Through an oculus, on the eve of the first World Humanitarian Summit, I entered the world of Sidra, a 12-year-old Syrian girl who lives in Jordan’s Za’atari refugee camp. As Sidra narrated each scene through the camp, her tent, the gym, the internet cafe, the soccer field, I turned around to carefully examine the details, searching for familiarity. When a group of little children swarmed to my invisible body, I remembered exactly what it felt like to be inside a refugee camp, how the children run up to you first. For a few precious moments in the dusty chaos, I was there among my people. Pulling the mask off my face, I reentered the fancy hotel ballroom. This is reality in the Summit world in Istanbul — the city which shelters hundreds of thousands of Syrian refugees yet where Syrians were mere illusions.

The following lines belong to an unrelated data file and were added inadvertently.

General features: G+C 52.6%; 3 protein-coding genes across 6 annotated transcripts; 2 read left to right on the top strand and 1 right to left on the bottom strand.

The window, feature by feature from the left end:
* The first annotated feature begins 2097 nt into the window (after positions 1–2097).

For two days in May, over 9000 international figures representing 135 countries: world leaders, government officials, celebrities, CEOs, and humanitarians gathered at the WHS — a concept initiated a few years ago by United Nations Secretary General Ban Ki-Moon. The WHS was an effort to unite the humanitarian aid world and dedicate tangible solutions to massive global catastrophes. The global refugee crisis has spiraled in an unprecedented scale largely in part because of the Syrian tragedy — the largest humanitarian crisis of our lifetime.